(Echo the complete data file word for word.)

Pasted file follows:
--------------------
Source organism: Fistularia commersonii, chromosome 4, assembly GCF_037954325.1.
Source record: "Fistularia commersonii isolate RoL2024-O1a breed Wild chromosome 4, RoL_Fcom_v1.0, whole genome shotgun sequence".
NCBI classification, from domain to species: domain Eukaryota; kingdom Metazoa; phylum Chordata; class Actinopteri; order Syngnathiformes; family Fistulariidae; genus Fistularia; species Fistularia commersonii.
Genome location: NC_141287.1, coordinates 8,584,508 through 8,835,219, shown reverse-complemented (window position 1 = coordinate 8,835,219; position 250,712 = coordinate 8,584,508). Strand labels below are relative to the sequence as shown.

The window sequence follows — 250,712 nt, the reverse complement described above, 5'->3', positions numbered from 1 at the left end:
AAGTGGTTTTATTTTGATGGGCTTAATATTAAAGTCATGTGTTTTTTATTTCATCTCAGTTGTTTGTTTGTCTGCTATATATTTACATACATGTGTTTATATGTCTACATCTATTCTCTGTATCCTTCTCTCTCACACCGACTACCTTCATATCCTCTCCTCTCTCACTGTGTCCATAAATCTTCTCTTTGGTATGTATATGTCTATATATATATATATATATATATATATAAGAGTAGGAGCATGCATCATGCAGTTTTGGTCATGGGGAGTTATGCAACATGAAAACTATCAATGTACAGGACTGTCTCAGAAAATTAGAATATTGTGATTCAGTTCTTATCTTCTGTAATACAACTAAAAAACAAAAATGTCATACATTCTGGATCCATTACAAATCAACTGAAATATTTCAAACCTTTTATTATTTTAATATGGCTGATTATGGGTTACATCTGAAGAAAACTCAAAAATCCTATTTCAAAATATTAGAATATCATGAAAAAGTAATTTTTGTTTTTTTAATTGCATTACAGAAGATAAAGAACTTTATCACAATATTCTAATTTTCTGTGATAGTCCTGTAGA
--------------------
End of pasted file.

Source organism: Fistularia commersonii, chromosome 4, assembly GCF_037954325.1.
Source record: "Fistularia commersonii isolate RoL2024-O1a breed Wild chromosome 4, RoL_Fcom_v1.0, whole genome shotgun sequence".
NCBI classification, from domain to species: domain Eukaryota; kingdom Metazoa; phylum Chordata; class Actinopteri; order Syngnathiformes; family Fistulariidae; genus Fistularia; species Fistularia commersonii.
Genome location: NC_141287.1, coordinates 8,584,508 through 8,835,219, shown reverse-complemented (window position 1 = coordinate 8,835,219; position 250,712 = coordinate 8,584,508). Strand labels below are relative to the sequence as shown.

The window sequence follows — 250,712 nt, the reverse complement described above, 5'->3', positions numbered from 1 at the left end:
AAGTGGTTTTATTTTGATGGGCTTAATATTAAAGTCATGTGTTTTTTATTTCATCTCAGTTGTTTGTTTGTCTGCTATATATTTACATACATGTGTTTATATGTCTACATCTATTCTCTGTATCCTTCTCTCTCACACCGACTACCTTCATATCCTCTCCTCTCTCACTGTGTCCATAAATCTTCTCTTTGGTATGTATATGTCTATATATATATATATATATATATATATAAGAGTAGGAGCATGCATCATGCAGTTTTGGTCATGGGGAGTTATGCAACATGAAAACTATCAATGTACAGGACTGTCTCAGAAAATTAGAATATTGTGATTCAGTTCTTATCTTCTGTAATACAACTAAAAAACAAAAATGTCATACATTCTGGATCCATTACAAATCAACTGAAATATTTCAAACCTTTTATTATTTTAATATGGCTGATTATGGGTTACATCTGAAGAAAACTCAAAAATCCTATTTCAAAATATTAGAATATCATGAAAAAGTAATTTTTGTTTTTTTAATTGCATTACAGAAGATAAAGAACTTTATCACAATATTCTAATTTTCTGTGATAGTCCTGTAGA